Freshman Democrats propose ending tax breaks to fund education

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OLYMPIA – With support from 48 Democratic sponsors, the 11 newest members of the House Democratic Caucus today introduced a bill that would end more than $170 million worth of tax exemptions. The money would be redirected for smaller class sizes in K-3 to provide young children with more individualized attention.

House Bill 2078 would close a pair of tax exemptions – a B&O exemption for corporate banks and the sales tax exemption for out-of-state shoppers. Ending those two exemptions would generate $170.3 million for K-3 classrooms in 2011-13, an investment linked to basic education reforms that have stalled due to a $5.1 billion shortfall in the state’s budget.

“Smaller class size is one of the best investments we can make in the future of our state,” said Rep. Andy Billig (D-Spokane), a member of the House of Education Committee. “We need to prioritize our children and their academic achievement over the continuation of special tax breaks.”

The B&O exemption for banks, worth $86.6 million over the next two years, will be limited in scope to protect community banks while ensuring that Wall Street banks pay their fair share. The state Department of Revenue has no knowledge of any other state offering a similar exemption.

“When we’re faced with a choice to cut education funding or cut tax breaks for tourists and big Wall Street banks that can afford million-dollar bonuses for their CEO’s, it’s an easy choice,” says Rep. Laurie Jinkins (D-Tacoma). “If JPMorgan Chase can afford to give Jamie Dimon a $19 million raise, they can afford to give up this tax break. This is about making banks pay their fair share, just like they have to do in every other state.”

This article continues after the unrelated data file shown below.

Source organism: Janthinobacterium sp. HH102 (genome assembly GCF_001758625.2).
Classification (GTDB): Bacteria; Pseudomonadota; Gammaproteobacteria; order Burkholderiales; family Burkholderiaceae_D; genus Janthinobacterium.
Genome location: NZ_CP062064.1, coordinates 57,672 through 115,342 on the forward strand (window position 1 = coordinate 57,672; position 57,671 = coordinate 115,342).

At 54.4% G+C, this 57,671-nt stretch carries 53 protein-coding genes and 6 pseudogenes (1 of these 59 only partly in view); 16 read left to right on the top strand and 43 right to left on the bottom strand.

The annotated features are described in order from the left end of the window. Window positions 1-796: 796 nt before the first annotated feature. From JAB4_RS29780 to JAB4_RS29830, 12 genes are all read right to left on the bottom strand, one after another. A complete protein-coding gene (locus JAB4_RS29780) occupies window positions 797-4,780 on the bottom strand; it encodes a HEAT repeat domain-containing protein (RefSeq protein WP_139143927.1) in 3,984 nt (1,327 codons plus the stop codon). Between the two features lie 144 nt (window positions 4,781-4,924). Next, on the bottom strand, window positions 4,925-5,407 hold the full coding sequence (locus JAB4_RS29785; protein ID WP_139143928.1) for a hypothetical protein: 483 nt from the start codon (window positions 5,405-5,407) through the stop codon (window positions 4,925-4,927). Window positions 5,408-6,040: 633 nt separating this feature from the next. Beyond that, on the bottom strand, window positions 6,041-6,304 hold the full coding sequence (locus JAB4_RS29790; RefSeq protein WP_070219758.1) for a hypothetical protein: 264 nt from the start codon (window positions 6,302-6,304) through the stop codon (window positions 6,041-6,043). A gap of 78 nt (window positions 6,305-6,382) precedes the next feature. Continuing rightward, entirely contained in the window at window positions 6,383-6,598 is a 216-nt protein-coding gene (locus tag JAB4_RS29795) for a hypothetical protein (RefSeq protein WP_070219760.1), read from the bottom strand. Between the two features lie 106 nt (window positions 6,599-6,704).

“As a former school board member, I’ve seen the impact of dwindling resources on our students and classrooms,” said Rep. Kristine Lytton (D-Anacortes). “Now, as a state representative, I hear from concerned parents and teachers in our community every day, urging us to find any possible way to fund our state’s paramount duty. This bill does just that. I came to Olympia to do what’s best for all of us in Washington, not just those who benefit from an outdated tax code.”

The freshman Democrats, who have dubbed themselves the “11 in 2011,” said they were inspired by the thousands of people who have been rallying and protesting in Olympia to end certain tax breaks to help protect funding for education and human services. They said the two-thirds vote requirement to close loopholes that was enacted by voters last fall isn’t a deterrent.

“Tax exemptions deserve the same level of scrutiny as any other kind of state spending,” said Rep. David Frockt (D-Seattle). “Our paramount duty is to fund education, not preferences that disproportionately benefit the bailed out financial institutions whose business practices got us into this mess. We hope two-thirds of our colleagues will agree and will support this bill.”

The other freshman sponsors include Reps. Joe Fitzgibbon (D-Burien), Connie Ladenburg (D-Tacoma), Luis Moscoso (D-Mount Lake Terrace), Chris Reykdal (D-Tumwater), Cindy Ryu (D-Shoreline), Derek Stanford (D-Bothell) and Steve Tharinger (D-Sequim).

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